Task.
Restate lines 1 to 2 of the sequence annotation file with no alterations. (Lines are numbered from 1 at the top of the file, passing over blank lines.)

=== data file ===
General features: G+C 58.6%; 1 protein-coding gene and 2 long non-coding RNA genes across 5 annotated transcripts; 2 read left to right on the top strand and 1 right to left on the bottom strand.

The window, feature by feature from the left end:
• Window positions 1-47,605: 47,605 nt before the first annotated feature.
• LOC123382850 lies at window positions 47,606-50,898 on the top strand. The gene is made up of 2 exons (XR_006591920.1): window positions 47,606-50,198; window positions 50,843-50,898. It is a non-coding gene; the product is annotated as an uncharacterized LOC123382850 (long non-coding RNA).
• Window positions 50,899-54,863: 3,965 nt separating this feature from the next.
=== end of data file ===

General features: G+C 58.6%; 1 protein-coding gene and 2 long non-coding RNA genes across 5 annotated transcripts; 2 read left to right on the top strand and 1 right to left on the bottom strand.

The window, feature by feature from the left end: